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Statistics LibreTexts

The Monte Carlo Simulation Method

What is Monte Carlo?

In this section, we will discuss some aspects of the Monte Carlo method our team used to simulate high dimensional data. The Monte Carlo methods are basically a class of computational algorithms that rely on repeated random sampling to obtain certain numerical results, and can be used to solve problems that have a probabilistic interpretation. This method of simulation is useful for our project because it enables us to sample high-dimensional vectors from a known distribution--the standard normal distribution--so that we can compare our simulated results with our theory. Although using real high-dimensional data is also an option, we more often than not do not know the true distribution of these data points, so what we observe from real data might not always align nicely with theory. However, with simulated data, we can always test to see if what we're expecting is correct if we fix a sample size, dimension, and distribution beforehand.

How does it work? 

Monte Carlo simulation works by selecting a random value for each task, and then building models based on those values. This process is then repeated many times, with different values so in the end, the output is a distribution of outcomes.

Below we have two common examples, CLT and LLN, that utilizes this Monte Carlo simulation method.

CLT

The Central Limit Theorem (CLT) is a way to approximate the probability of the sample average is close to the mean. When a random sample of size n is taken from any distribution with mean u and variance \( \sigma^2 \), the sample mean will have a distribution approximately Normal with mean u and variance \( \sigma^2/n \). It doesn't matter what the shape of the underlying distribution is, all that is necessary is finite variance and many, many repeated samples of size n from a population. Then, the average or sum will be approximately Normal distributed. Alternatively, the sum will be approximately Normal with mean \(\mu\) and variance \( n\sigma^2 \).

The CLT can be demonstrated through simulation. Below demonstrates the CLT theorem using Poisson distribution with sample size 1000.

 

Another example below is Exponential distribution with sample size 10,000.

 

 

 

 

 

 

 

 

 

 

 

 

 

 

 

 

 

 

 

 

 

 

 

As from these example plots with varying sample sizes and distributions, the data's sample mean still has approximately a Normal distribution.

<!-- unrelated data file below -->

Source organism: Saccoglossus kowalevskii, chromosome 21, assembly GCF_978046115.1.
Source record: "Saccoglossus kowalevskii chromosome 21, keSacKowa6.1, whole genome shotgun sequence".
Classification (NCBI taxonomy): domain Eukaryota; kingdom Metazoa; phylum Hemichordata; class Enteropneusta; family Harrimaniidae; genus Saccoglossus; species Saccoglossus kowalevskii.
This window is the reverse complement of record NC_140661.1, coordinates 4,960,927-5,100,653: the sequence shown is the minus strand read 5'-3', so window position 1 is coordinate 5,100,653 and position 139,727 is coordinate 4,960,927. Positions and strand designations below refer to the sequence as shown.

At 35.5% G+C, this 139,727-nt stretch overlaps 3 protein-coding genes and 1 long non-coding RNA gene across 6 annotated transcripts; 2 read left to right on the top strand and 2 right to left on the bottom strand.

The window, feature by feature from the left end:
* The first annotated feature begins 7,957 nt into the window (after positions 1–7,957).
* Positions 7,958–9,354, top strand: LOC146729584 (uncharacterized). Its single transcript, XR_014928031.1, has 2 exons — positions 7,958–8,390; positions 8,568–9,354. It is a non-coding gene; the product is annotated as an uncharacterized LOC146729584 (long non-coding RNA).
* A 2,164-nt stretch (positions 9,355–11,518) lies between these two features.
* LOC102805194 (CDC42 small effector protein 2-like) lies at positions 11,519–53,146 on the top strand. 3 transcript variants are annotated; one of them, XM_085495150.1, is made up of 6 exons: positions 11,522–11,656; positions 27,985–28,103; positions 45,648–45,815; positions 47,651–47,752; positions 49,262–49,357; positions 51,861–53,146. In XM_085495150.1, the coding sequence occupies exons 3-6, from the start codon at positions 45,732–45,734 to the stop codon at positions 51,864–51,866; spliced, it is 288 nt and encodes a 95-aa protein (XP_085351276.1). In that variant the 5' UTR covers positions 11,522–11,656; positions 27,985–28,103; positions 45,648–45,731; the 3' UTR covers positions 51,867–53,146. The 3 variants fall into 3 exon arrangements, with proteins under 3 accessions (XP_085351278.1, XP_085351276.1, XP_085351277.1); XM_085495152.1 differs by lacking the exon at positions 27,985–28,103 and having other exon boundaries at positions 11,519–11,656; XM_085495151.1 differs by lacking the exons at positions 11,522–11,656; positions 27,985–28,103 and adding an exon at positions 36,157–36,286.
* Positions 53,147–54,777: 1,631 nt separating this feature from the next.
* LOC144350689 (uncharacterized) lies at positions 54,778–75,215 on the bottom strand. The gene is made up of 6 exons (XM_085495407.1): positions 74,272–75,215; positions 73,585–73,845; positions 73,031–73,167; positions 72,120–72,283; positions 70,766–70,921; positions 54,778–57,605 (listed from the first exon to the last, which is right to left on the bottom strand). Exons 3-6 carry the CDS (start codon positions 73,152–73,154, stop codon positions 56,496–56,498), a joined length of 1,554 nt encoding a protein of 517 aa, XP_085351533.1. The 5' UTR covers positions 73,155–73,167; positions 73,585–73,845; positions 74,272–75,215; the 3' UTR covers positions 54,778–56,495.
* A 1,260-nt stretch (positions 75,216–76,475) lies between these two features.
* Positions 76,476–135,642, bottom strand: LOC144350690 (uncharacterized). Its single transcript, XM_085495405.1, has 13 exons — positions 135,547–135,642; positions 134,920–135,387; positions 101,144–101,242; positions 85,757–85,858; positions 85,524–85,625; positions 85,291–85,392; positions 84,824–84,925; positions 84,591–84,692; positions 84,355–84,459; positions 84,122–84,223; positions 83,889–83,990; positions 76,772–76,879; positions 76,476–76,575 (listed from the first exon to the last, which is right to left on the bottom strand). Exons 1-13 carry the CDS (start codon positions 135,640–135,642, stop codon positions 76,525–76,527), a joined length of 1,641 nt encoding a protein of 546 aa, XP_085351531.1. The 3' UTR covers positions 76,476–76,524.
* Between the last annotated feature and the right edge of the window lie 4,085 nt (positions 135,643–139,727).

The R code is below, and one can adjust the parameters to test the theorem. 

 

# Central Limit Theorem Simulation
# n: sample size of each sample
# dist: underlying distribution where the sample is drawn

simulation <- function(n, dist=NULL, param1=NULL, param2=NULL) {
  r <- 10000  # Number of replications/samples - (DO NOT ADJUST)
  # This produces a matrix of observations with  
  # n columns and r rows. Each row is one sample:
  my.samples <- switch(dist,
                       "E" = matrix(rexp(n*r,param1),r),
                       "N" = matrix(rnorm(n*r,param1,param2),r),
                       "U" = matrix(runif(n*r,param1,param2),r),
                       "P" = matrix(rpois(n*r,param1),r),
                       "C" = matrix(rcauchy(n*r,param1,param2),r),
                       "B" = matrix(rbinom(n*r,param1,param2),r),
                       "G" = matrix(rgamma(n*r,param1,param2),r),
                       "X" = matrix(rchisq(n*r,param1),r),
                       "T" = matrix(rt(n*r,param1),r))
  all.sample.sums <- apply(my.samples,1,sum)
  all.sample.means <- apply(my.samples,1,mean)   
  all.sample.vars <- apply(my.samples,1,var) 
  par(mfrow=c(2,2))
  hist(my.samples[1,], col="gray", main="Distribution of One Sample", xlab="")
  hist(all.sample.sums, col="gray", main="Sampling Distribution of the Sum", xlab="")
  hist(all.sample.means,col="gray", main="Sampling Distribution of the Mean", xlab="")
  hist(all.sample.vars,col="gray", main="Sampling Distribution of the Variance", xlab="")
}

simulation(n=1000, dist="P", param1=1)

simulation(n=10000, dist="E", param1=1)

 

LLN

The Law of Large Numbers (LLN) is a way to explain how the average of a large sample of independently and identically distributed (iid) random variables will be close to their mean. 

 

An example of a simulation is below: 

 

 

 

 

 

 

 

 

 

 

 

 

 

 

 

 

 

 

 

Code is following: 

set.seed(1212)
n = 50000
x = sample(0:1, n, repl = TRUE)
s = cumsum(x)
r = s/(1:n)
plot(r, ylim = c(0.4, 0.6), type = "l")
lines(c(0,n), c(0.5, 0.5))
round(cbind(x, s, r), 5)[1:10, ]
r[n]

 

Strong

The strong law of large numbers states that the sample average converges almost surely to the expected value​.

\(\bar X\) \(\xrightarrow{a.s.}  \mu\)  as \(n \rightarrow \infty\)​

Weak

The weak law of large numbers (also called Khintchine's law) states that the sample average converges in probability towards the expected value.

\(\bar X\) \(\xrightarrow{P} \mu \)  as \(n \rightarrow \infty\)